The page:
After years of legal wrangling, a 12-year-old Eureka, Utah boy who suffered brain damage at birth is a step closer to getting money to help compensate for his injuries.
The Utah Supreme Court on Tuesday ruled an insurance company cannot invalidate the medical malpractice policy of the obstetrician who made a failed attempt to deliver the boy with forceps. Under that decision, The Doctors’ Company (TDC), an insurance company based in Napa, Calif., remains responsible for an almost $1.3 million jury verdict in favor of Athan Montgomery. With interest, the total could top $2 million.
The insurer has argued for years that it should be excused from defending the doctor or paying any judgment on his behalf.
David Biggs, an attorney who represents Athan and his family, said: “We are pleased beyond measure that finally, this young child, now a young man, might be compensated for the medical malpractice that took place so many years ago.”
Heidi J. Judd, who gave birth in May 1997 at Tooele Valley Regional Medical Center, alleges her son has permanent brain damage because Dr. Gregory Drezga pulled too hard with forceps. Even before Judd filed a lawsuit in 1998, Drezga disappeared and his whereabouts remain unknown.
TDC sought a declaration that Drezga’s policy was invalid because the doctor failed to report three previous malpractice claims against him and did not cooperate in his defense. A 3rd District judge rejected the request.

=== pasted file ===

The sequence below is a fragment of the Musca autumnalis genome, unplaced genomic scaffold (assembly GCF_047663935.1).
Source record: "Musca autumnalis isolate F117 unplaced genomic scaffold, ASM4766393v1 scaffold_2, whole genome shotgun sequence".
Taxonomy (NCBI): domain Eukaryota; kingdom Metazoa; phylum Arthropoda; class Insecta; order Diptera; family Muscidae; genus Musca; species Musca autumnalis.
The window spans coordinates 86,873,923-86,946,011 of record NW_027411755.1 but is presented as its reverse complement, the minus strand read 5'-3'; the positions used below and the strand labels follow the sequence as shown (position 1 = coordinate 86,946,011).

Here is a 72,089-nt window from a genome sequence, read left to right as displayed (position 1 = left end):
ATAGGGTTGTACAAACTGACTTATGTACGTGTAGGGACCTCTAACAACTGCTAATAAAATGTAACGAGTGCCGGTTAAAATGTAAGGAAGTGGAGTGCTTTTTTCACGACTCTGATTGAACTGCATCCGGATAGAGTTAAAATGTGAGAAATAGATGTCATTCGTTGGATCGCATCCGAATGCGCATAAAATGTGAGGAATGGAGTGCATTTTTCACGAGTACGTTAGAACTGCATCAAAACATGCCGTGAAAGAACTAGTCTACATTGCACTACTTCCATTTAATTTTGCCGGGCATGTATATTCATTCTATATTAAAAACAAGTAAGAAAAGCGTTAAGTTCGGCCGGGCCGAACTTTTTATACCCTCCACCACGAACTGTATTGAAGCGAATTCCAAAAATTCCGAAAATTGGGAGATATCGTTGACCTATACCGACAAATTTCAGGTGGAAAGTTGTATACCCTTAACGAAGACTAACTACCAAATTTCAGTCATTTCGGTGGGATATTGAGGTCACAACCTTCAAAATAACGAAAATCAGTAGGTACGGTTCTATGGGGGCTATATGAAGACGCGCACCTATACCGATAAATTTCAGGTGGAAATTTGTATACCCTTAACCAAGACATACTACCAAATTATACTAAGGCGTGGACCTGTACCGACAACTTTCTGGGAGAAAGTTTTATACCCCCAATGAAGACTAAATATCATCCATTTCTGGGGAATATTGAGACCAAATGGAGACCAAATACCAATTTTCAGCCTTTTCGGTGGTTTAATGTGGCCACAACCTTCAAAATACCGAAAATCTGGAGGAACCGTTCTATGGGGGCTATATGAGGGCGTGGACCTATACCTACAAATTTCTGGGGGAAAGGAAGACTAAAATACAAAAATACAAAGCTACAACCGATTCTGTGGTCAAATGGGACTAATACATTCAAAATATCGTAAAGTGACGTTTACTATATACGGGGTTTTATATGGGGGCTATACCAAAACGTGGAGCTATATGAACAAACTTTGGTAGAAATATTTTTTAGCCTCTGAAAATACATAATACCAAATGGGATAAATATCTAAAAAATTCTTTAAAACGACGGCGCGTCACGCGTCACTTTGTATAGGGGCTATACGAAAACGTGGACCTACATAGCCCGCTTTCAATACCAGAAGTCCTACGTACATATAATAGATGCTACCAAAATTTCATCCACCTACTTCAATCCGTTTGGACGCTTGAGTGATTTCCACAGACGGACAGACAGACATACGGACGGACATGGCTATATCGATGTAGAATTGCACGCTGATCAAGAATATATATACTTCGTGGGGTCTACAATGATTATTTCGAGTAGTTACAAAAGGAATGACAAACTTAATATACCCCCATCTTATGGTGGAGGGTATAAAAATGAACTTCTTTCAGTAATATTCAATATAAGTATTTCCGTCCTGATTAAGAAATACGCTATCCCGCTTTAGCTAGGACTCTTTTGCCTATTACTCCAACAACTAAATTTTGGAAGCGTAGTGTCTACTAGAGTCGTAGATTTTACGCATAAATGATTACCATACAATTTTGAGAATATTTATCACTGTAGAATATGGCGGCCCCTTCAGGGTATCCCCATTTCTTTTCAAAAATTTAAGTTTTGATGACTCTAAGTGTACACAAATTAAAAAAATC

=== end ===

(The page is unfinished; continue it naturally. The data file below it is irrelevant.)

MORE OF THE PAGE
At a December 2002 trial, attorneys James McConkie and Bradley Parker argued that Athan suffers from cognitive disability and slight paralysis on his left side because of the forceps injury and a subsequent Caesarean section.
A jury awarded the boy $1.25 million for pain and suffering and $1,022,735.30 in special damages for past and future medical expenses. The award was reduced by $1 million because of a state-mandated cap of $250,000 on non-economic damages.
The jury found no negligence on the part of Tooele Valley Regional Medical Center.
After the trial, Judd realized that her son might not be able to get any money if TDC voided the insurance and asked that an attorney be appointed to represent the absent Drezga. A judge agreed and also ordered TDC to pay the attorneys’ fees.
The Supreme Court ruled 3-2 in 2004 that the damages cap was constitutional. Then, in 2005, it upheld the appointment of a lawyer to argue on Drezga’s behalf against voiding his insurance.
In Tuesday’s ruling, the justices noted that TDC took action to cancel Drezga’s policy in 2000 and ruled that the cancelation affected only future cases. The court, under the “extraordinary circumstances” in the case, also upheld the order that the company pay the fees for the doctor’s attorney.
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